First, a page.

State Senators Designate April as Financial Literacy Month
Inside Subprime: April 22, 2019
By Lindsey Frankel
A 2017 report by the Federal Deposit Insurance Corporation found that about 1 in 4 households are unbanked or underbanked, meaning that they lack a bank account or rely on alternative financial services such as payday loans and cash advances.
In response, a number of U.S. State Senators have introduced a bipartisan resolution designating the month of April as Financial Literacy Month in an attempt to bring knowledge and awareness to topics impacting financial health.
Senator David Perdue (R-Georgia) was among the resolution’s sponsors and has seen the profound impact of financial literacy programs throughout his career.
“Financial literacy programs, like those taught in Georgia’s high schools, help open doors to brighter futures and are proven to result in higher credit scores and lower default rates. By recognizing April as ‘Financial Literacy Month,’ we are encouraging others to adopt strong standards for financial literacy and raise awareness to the importance of a personal financial education,” Sen. Perdue said.
Georgia has some of the most comprehensive financial literacy standards in the country. High school students are required to take an economics course that teaches personal finance, and high school social studies standards also include financial literacy. Studies have shown that such mandates result in higher credit scores for college graduates.
Collective credit card balances in the U.S. hit a record high at the end of 2018, topping $1 trillion, according to a recent report from the Federal Reserve Bank of New York. The average balance of $8,788 per household puts many Americans in a state of financial fragility and highlights the need for robust financial literacy programs nationwide.
Americans who lack financial literacy are an easy target for payday loans and title loans, which don’t require a credit check and charge exorbitantly high interest rates and fees with terms that can be complex to understand. Those who rely on alternative financial services will also find it more costly to meet their financial needs. For example, research shows that full-time workers using check cashing services are spending as much as $40,000 more over the course of their careers than workers who use a checking account. And when consumers with low credit scores need to borrow money, they’ll pay higher interest rates that make debt more difficult to overcome.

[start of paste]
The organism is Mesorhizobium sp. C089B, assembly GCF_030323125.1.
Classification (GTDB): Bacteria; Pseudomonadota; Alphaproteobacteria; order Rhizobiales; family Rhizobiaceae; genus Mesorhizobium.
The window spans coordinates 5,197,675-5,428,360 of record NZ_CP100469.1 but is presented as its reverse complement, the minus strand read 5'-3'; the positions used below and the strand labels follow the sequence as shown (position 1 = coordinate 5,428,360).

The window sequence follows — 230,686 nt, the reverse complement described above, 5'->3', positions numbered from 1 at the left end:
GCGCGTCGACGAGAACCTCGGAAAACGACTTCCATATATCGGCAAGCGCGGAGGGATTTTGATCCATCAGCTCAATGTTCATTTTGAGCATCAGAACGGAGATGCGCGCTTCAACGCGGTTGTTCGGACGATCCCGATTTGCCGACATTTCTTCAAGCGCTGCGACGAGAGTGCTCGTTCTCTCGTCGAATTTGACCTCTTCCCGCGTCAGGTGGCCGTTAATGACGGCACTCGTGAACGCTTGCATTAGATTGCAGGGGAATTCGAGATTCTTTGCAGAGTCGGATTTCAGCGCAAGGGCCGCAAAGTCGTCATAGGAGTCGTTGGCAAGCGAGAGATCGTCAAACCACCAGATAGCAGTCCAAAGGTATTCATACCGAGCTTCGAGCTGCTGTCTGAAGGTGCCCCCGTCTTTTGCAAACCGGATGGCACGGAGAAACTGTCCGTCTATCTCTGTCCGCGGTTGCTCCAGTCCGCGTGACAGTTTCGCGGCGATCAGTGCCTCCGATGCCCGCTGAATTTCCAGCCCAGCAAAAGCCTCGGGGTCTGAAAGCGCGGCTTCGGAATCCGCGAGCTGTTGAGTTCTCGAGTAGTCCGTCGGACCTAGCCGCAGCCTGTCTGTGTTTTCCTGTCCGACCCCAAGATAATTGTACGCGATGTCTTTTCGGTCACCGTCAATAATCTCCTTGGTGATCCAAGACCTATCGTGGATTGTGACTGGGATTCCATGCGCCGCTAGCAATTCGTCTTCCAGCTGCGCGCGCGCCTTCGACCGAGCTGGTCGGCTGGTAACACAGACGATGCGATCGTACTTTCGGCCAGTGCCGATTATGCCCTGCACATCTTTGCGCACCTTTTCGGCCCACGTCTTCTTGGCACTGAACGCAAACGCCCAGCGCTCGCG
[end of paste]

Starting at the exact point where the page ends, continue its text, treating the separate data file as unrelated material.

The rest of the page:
There’s also a two-way relationship between financial health and college completion, according to a report from the Brookings Institute. Young people who hold savings accounts are more likely to attend college, while credit card debt and other financial hardship during college has been found to decrease the likelihood of college completion.
Given the Consumer Financial Protection Bureau’s hands-off approach to consumer protection, financial literacy programs now play a particularly important role in shaping America’s financial future. The resolution to officially declare April as Financial Literacy Month is just the first step in ensuring financial education for all consumers.
The resolution was cosponsored by U.S. Senator Tim Scott (R-South Carolina) and 31 other U.S. Senators.